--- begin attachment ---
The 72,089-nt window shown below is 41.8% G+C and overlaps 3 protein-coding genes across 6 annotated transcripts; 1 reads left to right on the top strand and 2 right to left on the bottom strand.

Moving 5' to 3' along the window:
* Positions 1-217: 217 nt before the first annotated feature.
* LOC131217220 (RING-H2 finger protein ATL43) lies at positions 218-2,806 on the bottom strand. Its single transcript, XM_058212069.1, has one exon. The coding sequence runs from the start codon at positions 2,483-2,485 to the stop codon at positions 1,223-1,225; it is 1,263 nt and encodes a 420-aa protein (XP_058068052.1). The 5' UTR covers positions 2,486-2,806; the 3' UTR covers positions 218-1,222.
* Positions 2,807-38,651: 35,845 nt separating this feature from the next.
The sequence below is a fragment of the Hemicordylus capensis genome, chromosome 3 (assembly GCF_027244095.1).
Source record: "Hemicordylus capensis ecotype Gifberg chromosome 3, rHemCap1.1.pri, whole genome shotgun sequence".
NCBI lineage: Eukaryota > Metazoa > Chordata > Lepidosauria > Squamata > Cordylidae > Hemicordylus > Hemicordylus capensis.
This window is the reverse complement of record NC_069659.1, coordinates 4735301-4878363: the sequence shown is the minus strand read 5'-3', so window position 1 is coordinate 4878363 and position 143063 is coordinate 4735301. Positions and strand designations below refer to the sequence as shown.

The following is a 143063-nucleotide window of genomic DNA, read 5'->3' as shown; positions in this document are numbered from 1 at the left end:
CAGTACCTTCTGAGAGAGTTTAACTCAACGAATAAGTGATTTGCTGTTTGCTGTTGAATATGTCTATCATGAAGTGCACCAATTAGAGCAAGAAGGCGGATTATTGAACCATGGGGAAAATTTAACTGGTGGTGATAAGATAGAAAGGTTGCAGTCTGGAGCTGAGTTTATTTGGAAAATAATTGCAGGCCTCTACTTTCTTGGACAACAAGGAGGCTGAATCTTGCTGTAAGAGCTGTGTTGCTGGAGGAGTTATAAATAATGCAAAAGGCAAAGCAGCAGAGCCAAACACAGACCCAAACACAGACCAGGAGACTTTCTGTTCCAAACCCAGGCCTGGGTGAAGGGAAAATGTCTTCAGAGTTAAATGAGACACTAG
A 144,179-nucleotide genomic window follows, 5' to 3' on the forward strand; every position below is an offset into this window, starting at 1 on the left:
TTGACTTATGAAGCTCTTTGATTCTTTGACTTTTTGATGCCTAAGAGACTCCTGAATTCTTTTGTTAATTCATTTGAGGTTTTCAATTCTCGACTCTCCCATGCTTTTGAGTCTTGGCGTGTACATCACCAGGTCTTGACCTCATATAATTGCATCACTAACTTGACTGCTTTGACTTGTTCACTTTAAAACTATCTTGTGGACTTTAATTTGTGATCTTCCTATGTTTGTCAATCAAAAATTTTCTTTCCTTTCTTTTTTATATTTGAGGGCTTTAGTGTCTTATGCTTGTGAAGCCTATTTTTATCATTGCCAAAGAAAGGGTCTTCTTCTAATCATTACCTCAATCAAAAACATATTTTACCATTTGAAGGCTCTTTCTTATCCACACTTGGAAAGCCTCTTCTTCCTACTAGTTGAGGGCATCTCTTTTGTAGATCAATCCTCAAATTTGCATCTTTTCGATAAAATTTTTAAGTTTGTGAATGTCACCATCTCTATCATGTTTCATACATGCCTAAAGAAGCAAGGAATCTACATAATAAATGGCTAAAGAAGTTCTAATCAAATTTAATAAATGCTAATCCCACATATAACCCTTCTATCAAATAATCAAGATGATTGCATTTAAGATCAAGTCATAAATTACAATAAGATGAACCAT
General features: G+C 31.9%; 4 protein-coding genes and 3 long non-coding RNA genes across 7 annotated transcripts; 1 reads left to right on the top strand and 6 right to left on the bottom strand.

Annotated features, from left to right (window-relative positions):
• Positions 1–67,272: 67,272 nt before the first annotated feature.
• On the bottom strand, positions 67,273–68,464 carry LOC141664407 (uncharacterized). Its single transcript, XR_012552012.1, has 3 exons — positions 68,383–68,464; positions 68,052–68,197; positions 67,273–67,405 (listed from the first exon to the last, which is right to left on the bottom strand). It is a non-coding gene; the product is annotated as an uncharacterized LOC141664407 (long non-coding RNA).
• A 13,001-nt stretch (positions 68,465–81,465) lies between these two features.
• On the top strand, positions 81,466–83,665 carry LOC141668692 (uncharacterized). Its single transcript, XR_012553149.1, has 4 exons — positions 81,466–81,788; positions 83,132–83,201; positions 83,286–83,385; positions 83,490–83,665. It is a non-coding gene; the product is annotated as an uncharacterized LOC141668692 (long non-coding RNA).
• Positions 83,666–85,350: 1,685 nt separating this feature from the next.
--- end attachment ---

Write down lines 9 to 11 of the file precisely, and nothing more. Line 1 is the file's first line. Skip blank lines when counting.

This window is the reverse complement of record NC_069659.1, coordinates 4735301-4878363: the sequence shown is the minus strand read 5'-3', so window position 1 is coordinate 4878363 and position 143063 is coordinate 4735301. Positions and strand designations below refer to the sequence as shown.

The following is a 143063-nucleotide window of genomic DNA, read 5'->3' as shown; positions in this document are numbered from 1 at the left end:
CAGTACCTTCTGAGAGAGTTTAACTCAACGAATAAGTGATTTGCTGTTTGCTGTTGAATATGTCTATCATGAAGTGCACCAATTAGAGCAAGAAGGCGGATTATTGAACCATGGGGAAAATTTAACTGGTGGTGATAAGATAGAAAGGTTGCAGTCTGGAGCTGAGTTTATTTGGAAAATAATTGCAGGCCTCTACTTTCTTGGACAACAAGGAGGCTGAATCTTGCTGTAAGAGCTGTGTTGCTGGAGGAGTTATAAATAATGCAAAAGGCAAAGCAGCAGAGCCAAACACAGACCCAAACACAGACCAGGAGACTTTCTGTTCCAAACCCAGGCCTGGGTGAAGGGAAAATGTCTTCAGAGTTAAATGAGACACTAG